Oughtibridge is a residential village on the northern outskirts of Sheffield within the bounds of Bradfield civil parish. The village stands northwest of the city centre in the valley of the River Don. The population of the village has increased significantly in recent years due to much private housing development and stood at 3,542 in 2006 over an area of .
The origins of Oughtibridge date back to the first part of the 12th century when a ford existed in the area over the Don. The ford was managed by a man named Oughtred who resided in a nearby cottage. When a bridge was built on the spot in approximately 1150 it became known as Oughtred’s Bridge or by his nickname of Oughty’s Bridge and the small settlement around the bridge adapted the same name. The hamlet of Oughtibridge grew up as a focal point for local farming communities and the first documented mention of Oughtibridge occurred in 1161 when one of the signatories of an agreement on the grazing rights of Ecclesfield Priory was “Ralph, the son of Oughtred”. The name Ughtinabrigg, meaning Oughtred’s Bridge in Middle English, was used in the document. The priory’s grazing rights included Beeley Wood, a remnant of which still exists to the east of the village. Oughtibridge Hall was built on the high ground to the east of the hamlet in the 16th century; it still stands today and is a Grade-II-listed building.
The little hamlet of Onesacre, approximately half a mile west of Oughtibridge, was mentioned in the Domesday Book of August 1086. However, its history goes back to Anglo-Saxon times when it was part of the estate of the Saxon lord Godric. The Onesacre estate, then known as Anesacre, was owned by the Le Rous family after the Norman Conquest until around 1380 when it passed to the Stead family who were large land-owners in the Sheffield and Hallamshire area. The present buildings date from the middle of the 17th century and Onesacre Hall is Grade II* listed.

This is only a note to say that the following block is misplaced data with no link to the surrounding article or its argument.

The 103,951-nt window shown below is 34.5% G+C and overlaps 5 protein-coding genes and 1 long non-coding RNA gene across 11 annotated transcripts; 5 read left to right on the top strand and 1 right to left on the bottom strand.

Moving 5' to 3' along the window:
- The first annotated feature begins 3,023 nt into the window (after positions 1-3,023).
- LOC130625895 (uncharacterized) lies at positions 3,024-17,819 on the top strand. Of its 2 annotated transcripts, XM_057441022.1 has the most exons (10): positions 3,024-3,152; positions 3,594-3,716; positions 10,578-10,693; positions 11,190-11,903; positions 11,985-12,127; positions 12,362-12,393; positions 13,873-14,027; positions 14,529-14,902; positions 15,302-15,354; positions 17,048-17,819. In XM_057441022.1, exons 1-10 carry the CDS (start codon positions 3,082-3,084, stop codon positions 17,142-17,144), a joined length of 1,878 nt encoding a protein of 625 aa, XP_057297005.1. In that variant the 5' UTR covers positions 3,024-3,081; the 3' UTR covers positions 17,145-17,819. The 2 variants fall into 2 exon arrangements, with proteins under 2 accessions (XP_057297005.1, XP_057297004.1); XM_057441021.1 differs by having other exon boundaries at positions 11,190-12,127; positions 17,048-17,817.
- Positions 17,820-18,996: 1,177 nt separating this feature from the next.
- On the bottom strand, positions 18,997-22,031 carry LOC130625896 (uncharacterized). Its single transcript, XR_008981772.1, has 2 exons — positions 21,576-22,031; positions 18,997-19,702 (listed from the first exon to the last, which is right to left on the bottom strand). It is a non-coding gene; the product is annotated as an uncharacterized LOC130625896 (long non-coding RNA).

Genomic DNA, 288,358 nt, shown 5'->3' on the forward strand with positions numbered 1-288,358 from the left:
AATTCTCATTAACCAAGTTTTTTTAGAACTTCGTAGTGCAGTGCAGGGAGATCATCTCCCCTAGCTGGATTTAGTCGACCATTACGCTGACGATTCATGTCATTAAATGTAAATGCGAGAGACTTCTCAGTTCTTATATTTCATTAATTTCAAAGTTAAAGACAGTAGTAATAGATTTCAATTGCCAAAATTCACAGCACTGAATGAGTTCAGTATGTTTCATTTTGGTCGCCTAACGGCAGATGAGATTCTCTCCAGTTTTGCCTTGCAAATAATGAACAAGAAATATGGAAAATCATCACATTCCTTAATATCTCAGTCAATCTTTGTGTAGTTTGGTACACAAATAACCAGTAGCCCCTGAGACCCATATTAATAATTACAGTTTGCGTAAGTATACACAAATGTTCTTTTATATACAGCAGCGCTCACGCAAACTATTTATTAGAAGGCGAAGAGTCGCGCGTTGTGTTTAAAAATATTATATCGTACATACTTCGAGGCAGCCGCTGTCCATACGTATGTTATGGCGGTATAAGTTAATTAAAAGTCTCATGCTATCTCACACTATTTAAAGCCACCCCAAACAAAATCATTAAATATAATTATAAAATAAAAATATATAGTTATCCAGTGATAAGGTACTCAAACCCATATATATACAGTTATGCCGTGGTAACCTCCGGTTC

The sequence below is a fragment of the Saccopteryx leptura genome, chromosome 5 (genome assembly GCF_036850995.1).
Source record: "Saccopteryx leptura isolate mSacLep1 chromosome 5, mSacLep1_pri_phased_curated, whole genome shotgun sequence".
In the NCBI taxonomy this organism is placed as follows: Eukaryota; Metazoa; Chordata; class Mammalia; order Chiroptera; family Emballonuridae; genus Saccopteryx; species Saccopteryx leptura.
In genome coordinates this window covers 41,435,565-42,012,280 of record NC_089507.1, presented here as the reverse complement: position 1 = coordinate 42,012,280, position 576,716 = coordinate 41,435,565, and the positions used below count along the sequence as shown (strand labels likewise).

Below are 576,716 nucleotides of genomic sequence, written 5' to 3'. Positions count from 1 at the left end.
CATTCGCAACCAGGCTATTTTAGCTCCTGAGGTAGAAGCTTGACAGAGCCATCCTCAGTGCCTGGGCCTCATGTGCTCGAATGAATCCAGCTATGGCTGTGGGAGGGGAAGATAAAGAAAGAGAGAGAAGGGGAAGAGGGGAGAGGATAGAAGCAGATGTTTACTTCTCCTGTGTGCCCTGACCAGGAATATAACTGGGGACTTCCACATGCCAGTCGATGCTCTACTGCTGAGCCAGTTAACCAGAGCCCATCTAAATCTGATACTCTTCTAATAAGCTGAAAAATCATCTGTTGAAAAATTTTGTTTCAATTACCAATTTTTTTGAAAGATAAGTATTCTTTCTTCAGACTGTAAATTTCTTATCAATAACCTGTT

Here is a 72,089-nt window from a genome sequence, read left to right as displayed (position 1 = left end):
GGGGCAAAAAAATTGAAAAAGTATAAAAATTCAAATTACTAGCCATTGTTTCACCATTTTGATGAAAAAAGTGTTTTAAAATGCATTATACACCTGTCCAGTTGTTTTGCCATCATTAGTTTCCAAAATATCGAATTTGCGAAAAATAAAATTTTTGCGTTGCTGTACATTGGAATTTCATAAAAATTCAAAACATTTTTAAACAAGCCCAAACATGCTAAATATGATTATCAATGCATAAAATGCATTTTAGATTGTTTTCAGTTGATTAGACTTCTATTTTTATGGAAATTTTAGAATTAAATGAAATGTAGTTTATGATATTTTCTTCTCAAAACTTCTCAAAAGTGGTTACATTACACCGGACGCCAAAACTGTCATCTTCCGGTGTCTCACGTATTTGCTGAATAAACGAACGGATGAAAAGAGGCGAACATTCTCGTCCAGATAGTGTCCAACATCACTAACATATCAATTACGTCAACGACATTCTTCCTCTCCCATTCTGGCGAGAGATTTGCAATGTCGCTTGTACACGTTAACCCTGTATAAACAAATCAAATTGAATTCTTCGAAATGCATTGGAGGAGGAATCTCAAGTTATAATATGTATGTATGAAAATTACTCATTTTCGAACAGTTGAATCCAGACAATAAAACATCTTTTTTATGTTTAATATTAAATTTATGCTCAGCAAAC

Oughtibridge remained a small isolated rural hamlet over the centuries and even by 1747 it was made up of only five families. However, the population started to rise in the latter part of the 18th century as a result of the Industrial Revolution and a further expansion in farming. Oughtibridge's position within the Don valley made it a prime location as the water power of the river could be used to drive the machinery of the early and mid-19th century.
In 1841 the population had risen to 1,005 with Oughtibridge forge being the main industry in the village. The forge still stands today on Forge Lane and is a Grade-II-listed building; it has been renovated in recent years and turned into several apartments within a new housing development. There was a corn mill, paper mill, tannery and a small brewery among the other industries at this time. During the second half of the 19th century Oughtibridge reached its height as an industrial centre with the opening of Oughty Bridge railway station in 1845 on the Sheffield, Ashton-under-Lyne and Manchester Railway. By 1891 the population had grown to 1,784.
The Dixon family bought the paper mill to the northwest of the village in 1871 and it became a flourishing business, being one of the first to use wood pulp to produce paper instead of rags. The mill specialised in tissues, making the Dixcel brand for many years. Wood pulp for Dixon's paper mill was imported from the Toppila pulp mill (Toppila Oy) in Oulu, Finland from 1931–1985. The Dixons signed an agreement with the railway company to provide a siding for the works to transport raw materials and the finished product. The paper mill was closed in 2007 leaving only converting lines operational. Before this there were converting and two paper machines, the site having several owners after the Dixons, namely British Tissues, Jamont UK and Fort James, and is now part of the Georgia-Pacific group. The paper machines are currently mothballed.
Another company to use the railway was the Oughtibridge Silica Firebrick Company, which had a factory by the railway line near the station; the works were taken over by the Steetley company in 1947. The Steetley refractory works on Station Lane closed in the 1980s with half the site being redeveloped for housing while the remaining half was taken over by Intermet Refractory Products Ltd.